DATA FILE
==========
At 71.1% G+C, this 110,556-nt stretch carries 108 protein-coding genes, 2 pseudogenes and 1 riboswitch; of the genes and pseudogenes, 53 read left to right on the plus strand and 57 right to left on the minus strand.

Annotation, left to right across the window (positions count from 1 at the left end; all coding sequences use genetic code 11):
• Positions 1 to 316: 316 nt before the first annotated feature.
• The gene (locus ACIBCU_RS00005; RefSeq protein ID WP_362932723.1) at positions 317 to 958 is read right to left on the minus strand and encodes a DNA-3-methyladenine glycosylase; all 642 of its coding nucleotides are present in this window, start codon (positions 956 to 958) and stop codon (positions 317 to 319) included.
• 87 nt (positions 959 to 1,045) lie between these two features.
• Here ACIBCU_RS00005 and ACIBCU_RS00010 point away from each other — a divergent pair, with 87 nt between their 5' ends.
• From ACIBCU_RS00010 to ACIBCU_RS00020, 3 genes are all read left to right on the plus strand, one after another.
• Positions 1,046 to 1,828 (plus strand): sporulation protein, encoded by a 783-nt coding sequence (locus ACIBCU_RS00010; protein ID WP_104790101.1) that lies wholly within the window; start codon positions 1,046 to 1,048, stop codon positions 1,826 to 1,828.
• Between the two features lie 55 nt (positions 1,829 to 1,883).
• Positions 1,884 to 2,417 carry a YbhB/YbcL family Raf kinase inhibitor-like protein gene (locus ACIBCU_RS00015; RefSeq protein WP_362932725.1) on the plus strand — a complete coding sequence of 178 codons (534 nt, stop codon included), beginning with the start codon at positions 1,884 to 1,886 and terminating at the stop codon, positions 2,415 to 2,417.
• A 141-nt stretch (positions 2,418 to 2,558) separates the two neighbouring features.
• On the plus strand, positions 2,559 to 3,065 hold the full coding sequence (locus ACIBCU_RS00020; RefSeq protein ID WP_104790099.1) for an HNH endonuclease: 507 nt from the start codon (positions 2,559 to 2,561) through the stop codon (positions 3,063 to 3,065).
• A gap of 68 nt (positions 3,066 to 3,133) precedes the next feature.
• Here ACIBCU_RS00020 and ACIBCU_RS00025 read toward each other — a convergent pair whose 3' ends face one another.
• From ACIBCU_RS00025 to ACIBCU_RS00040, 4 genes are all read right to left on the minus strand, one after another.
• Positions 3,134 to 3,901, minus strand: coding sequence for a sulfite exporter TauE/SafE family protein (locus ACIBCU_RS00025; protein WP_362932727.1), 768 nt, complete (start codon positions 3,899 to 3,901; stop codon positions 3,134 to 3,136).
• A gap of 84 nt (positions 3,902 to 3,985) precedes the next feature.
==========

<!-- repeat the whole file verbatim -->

At 71.1% G+C, this 110,556-nt stretch carries 108 protein-coding genes, 2 pseudogenes and 1 riboswitch; of the genes and pseudogenes, 53 read left to right on the plus strand and 57 right to left on the minus strand.

Annotation, left to right across the window (positions count from 1 at the left end; all coding sequences use genetic code 11):
• Positions 1 to 316: 316 nt before the first annotated feature.
• The gene (locus ACIBCU_RS00005; RefSeq protein ID WP_362932723.1) at positions 317 to 958 is read right to left on the minus strand and encodes a DNA-3-methyladenine glycosylase; all 642 of its coding nucleotides are present in this window, start codon (positions 956 to 958) and stop codon (positions 317 to 319) included.
• 87 nt (positions 959 to 1,045) lie between these two features.
• Here ACIBCU_RS00005 and ACIBCU_RS00010 point away from each other — a divergent pair, with 87 nt between their 5' ends.
• From ACIBCU_RS00010 to ACIBCU_RS00020, 3 genes are all read left to right on the plus strand, one after another.
• Positions 1,046 to 1,828 (plus strand): sporulation protein, encoded by a 783-nt coding sequence (locus ACIBCU_RS00010; protein ID WP_104790101.1) that lies wholly within the window; start codon positions 1,046 to 1,048, stop codon positions 1,826 to 1,828.
• Between the two features lie 55 nt (positions 1,829 to 1,883).
• Positions 1,884 to 2,417 carry a YbhB/YbcL family Raf kinase inhibitor-like protein gene (locus ACIBCU_RS00015; RefSeq protein WP_362932725.1) on the plus strand — a complete coding sequence of 178 codons (534 nt, stop codon included), beginning with the start codon at positions 1,884 to 1,886 and terminating at the stop codon, positions 2,415 to 2,417.
• A 141-nt stretch (positions 2,418 to 2,558) separates the two neighbouring features.
• On the plus strand, positions 2,559 to 3,065 hold the full coding sequence (locus ACIBCU_RS00020; RefSeq protein ID WP_104790099.1) for an HNH endonuclease: 507 nt from the start codon (positions 2,559 to 2,561) through the stop codon (positions 3,063 to 3,065).
• A gap of 68 nt (positions 3,066 to 3,133) precedes the next feature.
• Here ACIBCU_RS00020 and ACIBCU_RS00025 read toward each other — a convergent pair whose 3' ends face one another.
• From ACIBCU_RS00025 to ACIBCU_RS00040, 4 genes are all read right to left on the minus strand, one after another.
• Positions 3,134 to 3,901, minus strand: coding sequence for a sulfite exporter TauE/SafE family protein (locus ACIBCU_RS00025; protein WP_362932727.1), 768 nt, complete (start codon positions 3,899 to 3,901; stop codon positions 3,134 to 3,136).
• A gap of 84 nt (positions 3,902 to 3,985) precedes the next feature.